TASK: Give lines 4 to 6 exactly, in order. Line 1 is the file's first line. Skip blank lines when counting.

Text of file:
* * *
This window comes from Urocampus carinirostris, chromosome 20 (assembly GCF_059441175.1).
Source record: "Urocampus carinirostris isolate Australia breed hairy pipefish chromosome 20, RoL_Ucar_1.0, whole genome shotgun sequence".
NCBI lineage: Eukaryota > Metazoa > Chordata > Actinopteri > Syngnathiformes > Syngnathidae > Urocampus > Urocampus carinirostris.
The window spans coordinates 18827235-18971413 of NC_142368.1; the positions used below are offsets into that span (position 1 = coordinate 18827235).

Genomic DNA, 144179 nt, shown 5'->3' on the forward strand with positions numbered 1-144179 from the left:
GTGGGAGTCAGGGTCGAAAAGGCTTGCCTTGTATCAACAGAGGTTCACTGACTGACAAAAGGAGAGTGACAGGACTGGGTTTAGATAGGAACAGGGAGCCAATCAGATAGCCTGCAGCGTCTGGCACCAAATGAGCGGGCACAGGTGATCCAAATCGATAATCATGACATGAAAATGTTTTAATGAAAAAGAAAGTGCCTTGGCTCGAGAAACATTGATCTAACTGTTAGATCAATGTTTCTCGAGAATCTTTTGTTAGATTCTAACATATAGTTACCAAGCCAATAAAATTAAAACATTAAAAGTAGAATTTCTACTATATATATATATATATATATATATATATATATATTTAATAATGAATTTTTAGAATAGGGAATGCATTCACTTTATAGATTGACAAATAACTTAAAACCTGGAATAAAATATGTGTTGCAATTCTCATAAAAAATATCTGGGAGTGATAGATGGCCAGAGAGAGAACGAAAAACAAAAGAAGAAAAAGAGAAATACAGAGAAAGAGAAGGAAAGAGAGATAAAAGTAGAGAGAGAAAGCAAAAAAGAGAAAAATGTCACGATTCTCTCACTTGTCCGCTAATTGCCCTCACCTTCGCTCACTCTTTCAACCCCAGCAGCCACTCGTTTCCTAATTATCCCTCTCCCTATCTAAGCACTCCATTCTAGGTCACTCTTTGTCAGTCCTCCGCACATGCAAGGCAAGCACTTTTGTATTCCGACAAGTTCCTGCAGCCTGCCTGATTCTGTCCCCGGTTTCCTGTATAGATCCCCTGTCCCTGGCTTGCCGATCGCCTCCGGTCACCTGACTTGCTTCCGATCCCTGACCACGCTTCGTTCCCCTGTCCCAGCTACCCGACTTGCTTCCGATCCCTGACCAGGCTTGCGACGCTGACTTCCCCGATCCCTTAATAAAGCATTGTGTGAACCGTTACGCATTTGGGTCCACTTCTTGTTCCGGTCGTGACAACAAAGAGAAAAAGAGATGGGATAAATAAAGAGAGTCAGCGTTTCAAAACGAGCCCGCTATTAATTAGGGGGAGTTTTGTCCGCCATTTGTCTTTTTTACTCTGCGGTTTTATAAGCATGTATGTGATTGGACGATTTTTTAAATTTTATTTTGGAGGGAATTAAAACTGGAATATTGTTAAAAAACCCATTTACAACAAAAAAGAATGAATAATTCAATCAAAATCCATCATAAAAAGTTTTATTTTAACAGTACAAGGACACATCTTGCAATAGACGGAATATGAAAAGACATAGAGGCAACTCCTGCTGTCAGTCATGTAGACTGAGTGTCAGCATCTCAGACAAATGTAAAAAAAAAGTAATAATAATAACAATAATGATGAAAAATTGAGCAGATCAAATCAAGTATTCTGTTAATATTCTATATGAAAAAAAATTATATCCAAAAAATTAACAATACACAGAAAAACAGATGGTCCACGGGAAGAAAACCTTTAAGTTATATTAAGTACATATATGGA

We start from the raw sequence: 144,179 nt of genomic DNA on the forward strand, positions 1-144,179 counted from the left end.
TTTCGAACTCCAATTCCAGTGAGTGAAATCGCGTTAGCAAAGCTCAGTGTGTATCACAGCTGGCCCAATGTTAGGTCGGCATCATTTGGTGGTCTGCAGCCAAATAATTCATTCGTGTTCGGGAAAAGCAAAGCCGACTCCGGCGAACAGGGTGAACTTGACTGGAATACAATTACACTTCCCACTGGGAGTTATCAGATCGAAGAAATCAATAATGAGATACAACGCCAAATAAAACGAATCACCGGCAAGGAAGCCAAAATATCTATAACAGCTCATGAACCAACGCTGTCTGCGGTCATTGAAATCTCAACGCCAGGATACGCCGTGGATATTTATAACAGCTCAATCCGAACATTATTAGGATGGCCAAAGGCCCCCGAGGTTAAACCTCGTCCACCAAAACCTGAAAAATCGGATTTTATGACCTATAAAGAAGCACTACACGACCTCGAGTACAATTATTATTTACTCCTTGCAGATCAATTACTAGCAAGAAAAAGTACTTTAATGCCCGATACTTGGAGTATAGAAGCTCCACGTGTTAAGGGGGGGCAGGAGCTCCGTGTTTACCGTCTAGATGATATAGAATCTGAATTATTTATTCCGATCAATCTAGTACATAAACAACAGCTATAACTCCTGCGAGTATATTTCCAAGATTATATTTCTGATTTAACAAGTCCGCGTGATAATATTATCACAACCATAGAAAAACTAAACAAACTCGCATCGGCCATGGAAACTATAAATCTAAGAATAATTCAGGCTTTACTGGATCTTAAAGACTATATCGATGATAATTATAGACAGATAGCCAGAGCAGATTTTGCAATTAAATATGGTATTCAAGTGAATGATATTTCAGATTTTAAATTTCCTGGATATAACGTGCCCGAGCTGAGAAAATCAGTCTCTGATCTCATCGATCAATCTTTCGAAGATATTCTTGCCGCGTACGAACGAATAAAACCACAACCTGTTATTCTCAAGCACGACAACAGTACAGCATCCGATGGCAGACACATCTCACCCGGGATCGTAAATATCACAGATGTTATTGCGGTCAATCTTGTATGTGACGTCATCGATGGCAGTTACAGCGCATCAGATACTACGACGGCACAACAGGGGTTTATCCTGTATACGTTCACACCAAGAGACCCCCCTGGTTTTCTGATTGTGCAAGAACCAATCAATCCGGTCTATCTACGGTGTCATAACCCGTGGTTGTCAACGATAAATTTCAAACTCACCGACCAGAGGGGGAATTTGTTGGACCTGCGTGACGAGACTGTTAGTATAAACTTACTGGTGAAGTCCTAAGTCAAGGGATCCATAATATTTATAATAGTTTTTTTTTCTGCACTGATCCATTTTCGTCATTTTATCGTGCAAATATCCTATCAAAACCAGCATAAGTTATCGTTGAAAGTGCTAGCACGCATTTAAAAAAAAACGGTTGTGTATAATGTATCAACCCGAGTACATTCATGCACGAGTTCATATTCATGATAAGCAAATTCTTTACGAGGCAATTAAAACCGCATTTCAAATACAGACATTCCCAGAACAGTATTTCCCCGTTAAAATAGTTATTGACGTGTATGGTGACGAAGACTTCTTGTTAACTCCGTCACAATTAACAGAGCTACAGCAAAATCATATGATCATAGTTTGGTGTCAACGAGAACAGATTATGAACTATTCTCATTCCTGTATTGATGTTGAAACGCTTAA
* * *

The window spans coordinates 18827235-18971413 of NC_142368.1; the positions used below are offsets into that span (position 1 = coordinate 18827235).

Genomic DNA, 144179 nt, shown 5'->3' on the forward strand with positions numbered 1-144179 from the left:
GTGGGAGTCAGGGTCGAAAAGGCTTGCCTTGTATCAACAGAGGTTCACTGACTGACAAAAGGAGAGTGACAGGACTGGGTTTAGATAGGAACAGGGAGCCAATCAGATAGCCTGCAGCGTCTGGCACCAAATGAGCGGGCACAGGTGATCCAAATCGATAATCATGACATGAAAATGTTTTAATGAAAAAGAAAGTGCCTTGGCTCGAGAAACATTGATCTAACTGTTAGATCAATGTTTCTCGAGAATCTTTTGTTAGATTCTAACATATAGTTACCAAGCCAATAAAATTAAAACATTAAAAGTAGAATTTCTACTATATATATATATATATATATATATATATATATATTTAATAATGAATTTTTAGAATAGGGAATGCATTCACTTTATAGATTGACAAATAACTTAAAACCTGGAATAAAATATGTGTTGCAATTCTCATAAAAAATATCTGGGAGTGATAGATGGCCAGAGAGAGAACGAAAAACAAAAGAAGAAAAAGAGAAATACAGAGAAAGAGAAGGAAAGAGAGATAAAAGTAGAGAGAGAAAGCAAAAAAGAGAAAAATGTCACGATTCTCTCACTTGTCCGCTAATTGCCCTCACCTTCGCTCACTCTTTCAACCCCAGCAGCCACTCGTTTCCTAATTATCCCTCTCCCTATCTAAGCACTCCATTCTAGGTCACTCTTTGTCAGTCCTCCGCACATGCAAGGCAAGCACTTTTGTATTCCGACAAGTTCCTGCAGCCTGCCTGATTCTGTCCCCGGTTTCCTGTATAGATCCCCTGTCCCTGGCTTGCCGATCGCCTCCGGTCACCTGACTTGCTTCCGATCCCTGACCACGCTTCGTTCCCCTGTCCCAGCTACCCGACTTGCTTCCGATCCCTGACCAGGCTTGCGACGCTGACTTCCCCGATCCCTTAATAAAGCATTGTGTGAACCGTTACGCATTTGGGTCCACTTCTTGTTCCGGTCGTGACAACAAAGAGAAAAAGAGATGGGATAAATAAAGAGAGTCAGCGTTTCAAAACGAGCCCGCTATTAATTAGGGGGAGTTTTGTCCGCCATTTGTCTTTTTTACTCTGCGGTTTTATAAGCATGTATGTGATTGGACGATTTTTTAAATTTTATTTTGGAGGGAATTAAAACTGGAATATTGTTAAAAAACCCATTTACAACAAAAAAGAATGAATAATTCAATCAAAATCCATCATAAAAAGTTTTATTTTAACAGTACAAGGACACATCTTGCAATAGACGGAATATGAAAAGACATAGAGGCAACTCCTGCTGTCAGTCATGTAGACTGAGTGTCAGCATCTCAGACAAATGTAAAAAAAAAGTAATAATAATAACAATAATGATGAAAAATTGAGCAGATCAAATCAAGTATTCTGTTAATATTCTATATGAAAAAAAATTATATCCAAAAAATTAACAATACACAGAAAAACAGATGGTCCACGGGAAGAAAACCTTTAAGTTATATTAAGTACATATATGGA